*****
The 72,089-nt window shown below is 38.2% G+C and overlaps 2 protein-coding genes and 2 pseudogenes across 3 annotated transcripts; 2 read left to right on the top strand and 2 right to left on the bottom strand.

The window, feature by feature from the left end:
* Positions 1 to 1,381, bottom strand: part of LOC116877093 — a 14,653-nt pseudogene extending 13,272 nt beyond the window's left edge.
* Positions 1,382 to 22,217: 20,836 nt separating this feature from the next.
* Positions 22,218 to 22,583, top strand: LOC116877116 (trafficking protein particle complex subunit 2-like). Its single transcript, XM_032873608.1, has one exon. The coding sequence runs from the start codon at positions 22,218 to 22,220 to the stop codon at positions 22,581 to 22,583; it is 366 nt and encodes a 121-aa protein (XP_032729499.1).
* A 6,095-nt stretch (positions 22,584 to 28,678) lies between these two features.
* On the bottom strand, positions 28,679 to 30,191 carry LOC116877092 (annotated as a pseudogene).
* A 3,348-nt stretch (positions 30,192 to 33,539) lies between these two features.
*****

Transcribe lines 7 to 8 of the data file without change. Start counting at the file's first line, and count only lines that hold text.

* On the bottom strand, positions 28,679 to 30,191 carry LOC116877092 (annotated as a pseudogene).
* A 3,348-nt stretch (positions 30,192 to 33,539) lies between these two features.